by Paolo Gamberini
While the great Doctor of the Church, Augustine of Hippo, was working on his book about the Holy Trinity, he walked along the seashore. As he walked, he contemplated the mystery of the Holy Trinity. Augustine saw a boy run back and forth from the water to a small hole on the seashore. The boy used a seashell to carry ocean water to that spot in the sand. Augustine approached and asked, “What are you doing?”
“I am trying to put the whole ocean into this hole,” the boy replied.
“But that is impossible, my dear child,” said Augustine. “The hole cannot contain all the water.”
The boy paused in his work, stood up, and looked into Augustine’s eyes. “It is no more impossible than what you are trying to do,” he replied. “You are trying to comprehend the immensity of the mystery of the Holy Trinity with your small intelligence.”
This story reminds us of the limits of human understanding before the incomprehensibility and infinity of God. And yet we must do our best, knowing our limits, to speak of God. Theologians often begin with God’s infinity and absolute perfection. God’s Name is, “I am who I am.”
Many theologians continue by adding to this basic view of perfection. Thomas Aquinas, for instance, said God was “Pure Act.” Bonaventure said God’s “self-diffusive love,” by contrast, identified God not as remote or static but rather with an eternal actuality. God is intrinsically related to Pure Creative Act of being.
I’ve come to believe that God’s being is essentially and eternally related to creation. Being essentially related to creation does not mean that God depends on creation in order to be God. It means God is “open” and embraces — eternally and internally — creaturely “otherness.” The internal relation can be defined as love. Love so generously moves God’s being that He does not want to be God without creation.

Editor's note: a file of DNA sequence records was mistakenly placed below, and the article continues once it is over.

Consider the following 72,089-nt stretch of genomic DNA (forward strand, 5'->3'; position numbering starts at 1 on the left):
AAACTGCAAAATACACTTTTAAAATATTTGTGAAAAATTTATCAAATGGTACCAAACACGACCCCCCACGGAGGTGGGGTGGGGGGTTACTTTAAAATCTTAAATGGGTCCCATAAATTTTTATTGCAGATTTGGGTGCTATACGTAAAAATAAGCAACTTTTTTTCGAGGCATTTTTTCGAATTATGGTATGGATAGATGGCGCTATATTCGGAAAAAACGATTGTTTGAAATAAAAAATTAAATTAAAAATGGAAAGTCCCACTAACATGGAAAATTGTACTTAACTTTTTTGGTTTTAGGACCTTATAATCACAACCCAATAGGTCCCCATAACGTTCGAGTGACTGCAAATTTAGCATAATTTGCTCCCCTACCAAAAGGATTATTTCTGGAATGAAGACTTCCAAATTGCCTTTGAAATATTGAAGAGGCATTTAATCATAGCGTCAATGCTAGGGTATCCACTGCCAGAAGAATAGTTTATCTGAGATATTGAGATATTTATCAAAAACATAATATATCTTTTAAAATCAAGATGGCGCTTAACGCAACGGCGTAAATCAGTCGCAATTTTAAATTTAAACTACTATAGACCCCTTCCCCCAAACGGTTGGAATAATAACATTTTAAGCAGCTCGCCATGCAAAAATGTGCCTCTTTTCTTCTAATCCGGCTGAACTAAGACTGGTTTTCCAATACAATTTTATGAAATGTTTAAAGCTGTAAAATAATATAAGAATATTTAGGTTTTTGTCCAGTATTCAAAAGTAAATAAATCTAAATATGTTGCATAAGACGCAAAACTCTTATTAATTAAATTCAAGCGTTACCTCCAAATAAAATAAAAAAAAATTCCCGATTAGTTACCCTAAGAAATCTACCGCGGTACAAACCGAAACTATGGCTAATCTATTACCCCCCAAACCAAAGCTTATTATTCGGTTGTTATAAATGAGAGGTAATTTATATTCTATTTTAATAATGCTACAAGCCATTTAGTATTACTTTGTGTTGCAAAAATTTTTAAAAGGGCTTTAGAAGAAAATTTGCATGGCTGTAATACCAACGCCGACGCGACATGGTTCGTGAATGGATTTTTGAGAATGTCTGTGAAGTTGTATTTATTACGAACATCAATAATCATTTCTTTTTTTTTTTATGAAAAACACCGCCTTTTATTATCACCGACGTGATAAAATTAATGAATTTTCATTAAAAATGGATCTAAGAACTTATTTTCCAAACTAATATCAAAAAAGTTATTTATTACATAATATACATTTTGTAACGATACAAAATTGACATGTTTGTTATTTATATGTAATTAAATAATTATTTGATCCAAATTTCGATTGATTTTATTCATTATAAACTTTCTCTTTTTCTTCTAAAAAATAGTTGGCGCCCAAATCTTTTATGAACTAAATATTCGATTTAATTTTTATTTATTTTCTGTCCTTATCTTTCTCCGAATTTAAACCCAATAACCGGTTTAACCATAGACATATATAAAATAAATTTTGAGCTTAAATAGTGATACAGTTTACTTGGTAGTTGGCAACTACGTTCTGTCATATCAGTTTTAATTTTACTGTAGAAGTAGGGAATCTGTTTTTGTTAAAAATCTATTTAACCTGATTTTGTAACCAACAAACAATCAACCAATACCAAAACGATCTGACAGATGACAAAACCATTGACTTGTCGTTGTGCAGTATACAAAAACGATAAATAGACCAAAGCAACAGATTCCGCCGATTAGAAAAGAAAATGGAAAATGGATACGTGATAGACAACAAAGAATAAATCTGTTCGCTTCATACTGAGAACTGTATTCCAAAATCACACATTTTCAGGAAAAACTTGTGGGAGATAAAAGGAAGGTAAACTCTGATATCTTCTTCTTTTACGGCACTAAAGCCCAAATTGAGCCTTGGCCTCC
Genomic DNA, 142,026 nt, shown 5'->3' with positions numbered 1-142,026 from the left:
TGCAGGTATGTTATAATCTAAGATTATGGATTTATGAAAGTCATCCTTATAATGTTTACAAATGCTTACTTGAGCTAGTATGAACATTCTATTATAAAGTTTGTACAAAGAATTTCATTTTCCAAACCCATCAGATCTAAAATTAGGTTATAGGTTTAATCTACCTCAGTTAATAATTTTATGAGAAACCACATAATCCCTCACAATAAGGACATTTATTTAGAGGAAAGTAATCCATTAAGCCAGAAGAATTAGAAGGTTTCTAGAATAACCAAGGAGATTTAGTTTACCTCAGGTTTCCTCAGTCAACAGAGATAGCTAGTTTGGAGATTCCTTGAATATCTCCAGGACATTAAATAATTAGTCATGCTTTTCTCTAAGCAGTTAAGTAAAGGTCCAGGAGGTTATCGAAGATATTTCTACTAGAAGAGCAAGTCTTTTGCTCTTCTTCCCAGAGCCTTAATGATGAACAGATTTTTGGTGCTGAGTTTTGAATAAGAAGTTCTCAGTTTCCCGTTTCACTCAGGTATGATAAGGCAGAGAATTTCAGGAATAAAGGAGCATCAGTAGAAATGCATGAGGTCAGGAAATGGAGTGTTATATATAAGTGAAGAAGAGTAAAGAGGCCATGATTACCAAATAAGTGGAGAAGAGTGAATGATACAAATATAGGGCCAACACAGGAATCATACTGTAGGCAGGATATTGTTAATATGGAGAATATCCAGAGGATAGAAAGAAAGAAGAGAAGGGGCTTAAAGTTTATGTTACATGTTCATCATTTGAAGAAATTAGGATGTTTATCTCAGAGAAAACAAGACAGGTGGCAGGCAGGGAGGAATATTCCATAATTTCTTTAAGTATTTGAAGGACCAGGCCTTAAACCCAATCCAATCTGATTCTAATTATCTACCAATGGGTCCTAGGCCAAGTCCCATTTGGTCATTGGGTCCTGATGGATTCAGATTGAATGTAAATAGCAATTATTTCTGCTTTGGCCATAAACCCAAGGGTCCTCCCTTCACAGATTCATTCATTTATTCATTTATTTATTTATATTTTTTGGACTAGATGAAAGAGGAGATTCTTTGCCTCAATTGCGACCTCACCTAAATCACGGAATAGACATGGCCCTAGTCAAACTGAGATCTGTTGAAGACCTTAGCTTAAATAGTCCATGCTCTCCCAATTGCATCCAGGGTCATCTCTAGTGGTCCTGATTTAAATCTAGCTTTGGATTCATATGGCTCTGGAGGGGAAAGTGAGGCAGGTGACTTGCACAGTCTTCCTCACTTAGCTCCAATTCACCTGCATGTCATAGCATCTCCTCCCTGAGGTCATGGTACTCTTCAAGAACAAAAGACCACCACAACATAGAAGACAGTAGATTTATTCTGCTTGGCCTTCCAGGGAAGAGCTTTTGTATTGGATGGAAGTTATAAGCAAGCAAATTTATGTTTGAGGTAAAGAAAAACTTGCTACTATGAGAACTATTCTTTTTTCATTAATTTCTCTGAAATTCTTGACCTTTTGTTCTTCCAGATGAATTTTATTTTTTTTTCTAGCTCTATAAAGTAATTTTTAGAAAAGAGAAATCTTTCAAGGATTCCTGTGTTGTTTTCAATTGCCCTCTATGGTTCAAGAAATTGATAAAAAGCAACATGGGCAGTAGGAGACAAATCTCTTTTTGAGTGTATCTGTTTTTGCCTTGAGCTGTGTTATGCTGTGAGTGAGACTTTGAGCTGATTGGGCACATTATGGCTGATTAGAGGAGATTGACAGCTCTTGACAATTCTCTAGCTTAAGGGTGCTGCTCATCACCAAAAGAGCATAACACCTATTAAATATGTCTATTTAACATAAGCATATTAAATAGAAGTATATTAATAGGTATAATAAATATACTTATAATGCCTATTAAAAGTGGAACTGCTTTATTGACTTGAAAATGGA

Unlike God, creatures are finite, limited, and imperfect. Creatures are defined by time and change.
As “Pure Act of being,” God is infinite, whole, and perfect at every single moment. God’s eternity is timeless, because time is concentrated in God’s “now,” ever present.
I believe, however, that God’s self-communication is a loving, creative act that grounds and unfolds itself in the created temporal distinctions of past, present and future. This self-communication is God’s eternal generation.
God speaks His one Word only once from eternity. But the reception of this one Word happens, throughout time and space, in many forms and occurrences. Such reception by faith is the event of God’s personal revelation, which allows God’s one and only Word to become flesh and incarnate.
By saying that God has made Himself “gradually” known, the adverb “gradually” must be ascribed to the human perception and reception of the Word. Any graduality is not the outcome of a divine “preference” for someone. By contrast, God always gives revelation, and this revelation is embodied when people become aware and accept it.
St. Thomas offers the “principle of predilection.” This principle affirms, he says, that “nothing would be greater if God did not will it more good.” In my view, this principle must surrender to “the principle of differentiated createdness.” Something or someone is not better solely because of God’s will or preference. Instead, God loves all people equally and without discrimination. God’s love is the cause of the goodness in all things.